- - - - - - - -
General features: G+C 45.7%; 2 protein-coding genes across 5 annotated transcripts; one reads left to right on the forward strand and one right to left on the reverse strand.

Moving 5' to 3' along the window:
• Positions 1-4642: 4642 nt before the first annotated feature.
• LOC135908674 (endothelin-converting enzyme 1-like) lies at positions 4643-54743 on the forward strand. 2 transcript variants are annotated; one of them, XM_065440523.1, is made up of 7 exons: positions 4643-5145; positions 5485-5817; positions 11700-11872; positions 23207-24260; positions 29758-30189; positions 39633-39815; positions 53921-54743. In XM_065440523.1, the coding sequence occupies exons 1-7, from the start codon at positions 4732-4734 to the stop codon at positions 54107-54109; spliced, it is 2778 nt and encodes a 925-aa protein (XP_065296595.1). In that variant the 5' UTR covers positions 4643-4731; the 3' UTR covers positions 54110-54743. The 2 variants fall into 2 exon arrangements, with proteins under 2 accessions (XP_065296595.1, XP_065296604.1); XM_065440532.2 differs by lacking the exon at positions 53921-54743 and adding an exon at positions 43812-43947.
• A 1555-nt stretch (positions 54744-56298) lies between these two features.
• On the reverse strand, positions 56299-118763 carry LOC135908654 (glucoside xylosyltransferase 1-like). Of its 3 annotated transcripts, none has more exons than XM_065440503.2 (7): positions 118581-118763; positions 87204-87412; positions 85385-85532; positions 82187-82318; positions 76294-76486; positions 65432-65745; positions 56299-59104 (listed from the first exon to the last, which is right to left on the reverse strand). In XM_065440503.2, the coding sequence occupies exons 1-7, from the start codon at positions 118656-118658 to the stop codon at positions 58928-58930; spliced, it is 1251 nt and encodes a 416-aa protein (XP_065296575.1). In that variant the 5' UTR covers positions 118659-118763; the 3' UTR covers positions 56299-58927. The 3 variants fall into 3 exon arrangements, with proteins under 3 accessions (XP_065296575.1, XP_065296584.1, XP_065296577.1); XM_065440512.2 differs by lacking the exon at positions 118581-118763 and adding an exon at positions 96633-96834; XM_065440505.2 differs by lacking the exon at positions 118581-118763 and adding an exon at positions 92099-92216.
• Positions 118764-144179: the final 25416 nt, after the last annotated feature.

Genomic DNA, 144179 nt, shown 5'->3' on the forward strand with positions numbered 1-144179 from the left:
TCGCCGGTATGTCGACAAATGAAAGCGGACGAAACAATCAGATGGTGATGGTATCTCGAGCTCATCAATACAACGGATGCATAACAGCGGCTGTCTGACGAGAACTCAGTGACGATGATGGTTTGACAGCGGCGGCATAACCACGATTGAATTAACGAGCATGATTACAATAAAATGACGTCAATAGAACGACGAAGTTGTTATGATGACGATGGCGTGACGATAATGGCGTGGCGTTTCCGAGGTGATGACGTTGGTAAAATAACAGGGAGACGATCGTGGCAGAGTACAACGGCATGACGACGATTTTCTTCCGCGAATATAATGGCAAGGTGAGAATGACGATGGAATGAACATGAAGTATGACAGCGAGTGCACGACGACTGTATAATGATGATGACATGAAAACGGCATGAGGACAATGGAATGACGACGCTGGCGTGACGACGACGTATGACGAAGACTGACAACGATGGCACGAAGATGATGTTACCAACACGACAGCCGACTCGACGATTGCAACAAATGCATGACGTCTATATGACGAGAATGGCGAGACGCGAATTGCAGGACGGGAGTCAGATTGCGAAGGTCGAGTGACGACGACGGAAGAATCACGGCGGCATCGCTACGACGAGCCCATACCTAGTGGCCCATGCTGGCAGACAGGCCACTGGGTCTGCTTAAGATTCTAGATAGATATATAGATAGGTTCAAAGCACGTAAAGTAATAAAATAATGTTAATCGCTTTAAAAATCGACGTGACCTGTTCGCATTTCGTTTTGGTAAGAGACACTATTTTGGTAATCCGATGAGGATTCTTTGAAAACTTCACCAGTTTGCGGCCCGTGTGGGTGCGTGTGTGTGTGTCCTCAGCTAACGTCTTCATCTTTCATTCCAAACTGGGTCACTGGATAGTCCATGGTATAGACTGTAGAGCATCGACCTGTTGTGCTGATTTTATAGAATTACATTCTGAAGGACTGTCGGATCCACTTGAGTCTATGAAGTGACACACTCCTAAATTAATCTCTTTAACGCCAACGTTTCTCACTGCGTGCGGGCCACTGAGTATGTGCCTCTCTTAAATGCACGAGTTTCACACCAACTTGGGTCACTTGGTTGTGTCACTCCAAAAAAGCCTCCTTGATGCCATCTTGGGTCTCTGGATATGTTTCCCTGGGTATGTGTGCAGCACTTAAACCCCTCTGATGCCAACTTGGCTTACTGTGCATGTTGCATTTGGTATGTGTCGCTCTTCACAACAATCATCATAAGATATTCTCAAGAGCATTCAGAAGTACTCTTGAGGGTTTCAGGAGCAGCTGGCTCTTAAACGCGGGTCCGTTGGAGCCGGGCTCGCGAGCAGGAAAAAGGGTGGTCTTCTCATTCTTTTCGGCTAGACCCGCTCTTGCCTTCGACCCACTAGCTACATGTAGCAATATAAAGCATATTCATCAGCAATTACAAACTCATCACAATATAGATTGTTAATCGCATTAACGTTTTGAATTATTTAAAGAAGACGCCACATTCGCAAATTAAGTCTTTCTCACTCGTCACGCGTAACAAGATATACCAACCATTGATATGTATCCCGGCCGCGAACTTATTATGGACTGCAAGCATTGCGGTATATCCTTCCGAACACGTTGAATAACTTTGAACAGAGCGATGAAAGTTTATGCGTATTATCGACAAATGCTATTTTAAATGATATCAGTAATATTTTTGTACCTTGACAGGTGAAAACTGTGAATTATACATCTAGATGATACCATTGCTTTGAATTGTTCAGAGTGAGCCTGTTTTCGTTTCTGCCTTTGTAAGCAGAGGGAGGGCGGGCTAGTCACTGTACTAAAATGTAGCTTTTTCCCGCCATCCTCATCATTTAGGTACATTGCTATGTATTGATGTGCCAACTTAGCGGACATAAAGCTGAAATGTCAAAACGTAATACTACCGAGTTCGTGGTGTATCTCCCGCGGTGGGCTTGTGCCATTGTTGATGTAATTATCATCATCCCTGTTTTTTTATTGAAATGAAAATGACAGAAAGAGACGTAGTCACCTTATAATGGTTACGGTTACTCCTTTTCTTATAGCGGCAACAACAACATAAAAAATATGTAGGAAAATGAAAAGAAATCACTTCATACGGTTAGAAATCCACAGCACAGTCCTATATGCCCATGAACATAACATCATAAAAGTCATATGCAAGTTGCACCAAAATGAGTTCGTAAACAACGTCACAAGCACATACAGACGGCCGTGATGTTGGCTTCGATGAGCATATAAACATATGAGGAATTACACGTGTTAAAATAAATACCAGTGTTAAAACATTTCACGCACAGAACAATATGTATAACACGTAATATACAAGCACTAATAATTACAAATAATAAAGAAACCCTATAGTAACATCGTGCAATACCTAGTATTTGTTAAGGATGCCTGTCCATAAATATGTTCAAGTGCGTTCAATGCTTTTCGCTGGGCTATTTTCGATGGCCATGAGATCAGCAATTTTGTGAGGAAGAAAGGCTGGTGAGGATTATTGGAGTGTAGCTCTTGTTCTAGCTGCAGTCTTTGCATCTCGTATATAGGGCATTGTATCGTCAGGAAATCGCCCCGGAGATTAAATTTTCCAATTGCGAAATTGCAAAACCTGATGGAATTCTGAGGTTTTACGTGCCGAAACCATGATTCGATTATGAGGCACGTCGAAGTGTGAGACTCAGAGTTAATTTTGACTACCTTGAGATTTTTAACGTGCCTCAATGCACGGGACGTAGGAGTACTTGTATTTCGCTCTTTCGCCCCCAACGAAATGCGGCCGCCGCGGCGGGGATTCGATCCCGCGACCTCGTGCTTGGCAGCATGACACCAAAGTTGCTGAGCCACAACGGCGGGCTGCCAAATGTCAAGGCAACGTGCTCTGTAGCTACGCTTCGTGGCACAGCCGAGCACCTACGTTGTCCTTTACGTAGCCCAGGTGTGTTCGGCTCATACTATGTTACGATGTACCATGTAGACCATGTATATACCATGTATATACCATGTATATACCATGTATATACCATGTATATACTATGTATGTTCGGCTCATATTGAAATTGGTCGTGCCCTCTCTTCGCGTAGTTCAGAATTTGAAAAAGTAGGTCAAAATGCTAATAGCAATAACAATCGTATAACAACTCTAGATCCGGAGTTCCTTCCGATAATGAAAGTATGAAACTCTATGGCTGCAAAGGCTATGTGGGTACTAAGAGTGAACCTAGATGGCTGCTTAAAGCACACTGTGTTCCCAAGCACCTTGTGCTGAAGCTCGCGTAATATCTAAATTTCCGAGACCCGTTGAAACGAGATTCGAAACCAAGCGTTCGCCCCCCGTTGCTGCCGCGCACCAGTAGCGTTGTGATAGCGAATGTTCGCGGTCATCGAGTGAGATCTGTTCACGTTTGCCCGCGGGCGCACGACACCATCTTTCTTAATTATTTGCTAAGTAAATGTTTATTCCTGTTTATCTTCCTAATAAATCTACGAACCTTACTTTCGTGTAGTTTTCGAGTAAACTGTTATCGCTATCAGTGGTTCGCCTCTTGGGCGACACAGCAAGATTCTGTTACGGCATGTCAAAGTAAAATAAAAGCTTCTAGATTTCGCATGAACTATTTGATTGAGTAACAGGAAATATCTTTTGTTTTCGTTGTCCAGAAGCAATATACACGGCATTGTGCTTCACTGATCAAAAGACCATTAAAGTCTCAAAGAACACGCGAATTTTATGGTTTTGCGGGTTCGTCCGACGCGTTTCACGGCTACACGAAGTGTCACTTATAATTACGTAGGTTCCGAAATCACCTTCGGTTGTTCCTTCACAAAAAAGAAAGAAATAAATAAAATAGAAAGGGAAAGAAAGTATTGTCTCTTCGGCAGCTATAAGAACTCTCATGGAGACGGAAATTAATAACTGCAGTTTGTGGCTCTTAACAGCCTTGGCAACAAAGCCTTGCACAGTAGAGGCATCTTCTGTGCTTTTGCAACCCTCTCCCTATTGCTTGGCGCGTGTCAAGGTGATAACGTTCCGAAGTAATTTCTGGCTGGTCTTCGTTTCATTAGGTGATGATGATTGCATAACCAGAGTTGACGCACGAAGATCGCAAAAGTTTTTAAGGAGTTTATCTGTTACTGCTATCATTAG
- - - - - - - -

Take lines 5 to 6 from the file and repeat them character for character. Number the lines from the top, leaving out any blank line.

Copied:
• A 1555-nt stretch (positions 54744-56298) lies between these two features.
• On the reverse strand, positions 56299-118763 carry LOC135908654 (glucoside xylosyltransferase 1-like). Of its 3 annotated transcripts, none has more exons than XM_065440503.2 (7): positions 118581-118763; positions 87204-87412; positions 85385-85532; positions 82187-82318; positions 76294-76486; positions 65432-65745; positions 56299-59104 (listed from the first exon to the last, which is right to left on the reverse strand). In XM_065440503.2, the coding sequence occupies exons 1-7, from the start codon at positions 118656-118658 to the stop codon at positions 58928-58930; spliced, it is 1251 nt and encodes a 416-aa protein (XP_065296575.1). In that variant the 5' UTR covers positions 118659-118763; the 3' UTR covers positions 56299-58927. The 3 variants fall into 3 exon arrangements, with proteins under 3 accessions (XP_065296575.1, XP_065296584.1, XP_065296577.1); XM_065440512.2 differs by lacking the exon at positions 118581-118763 and adding an exon at positions 96633-96834; XM_065440505.2 differs by lacking the exon at positions 118581-118763 and adding an exon at positions 92099-92216.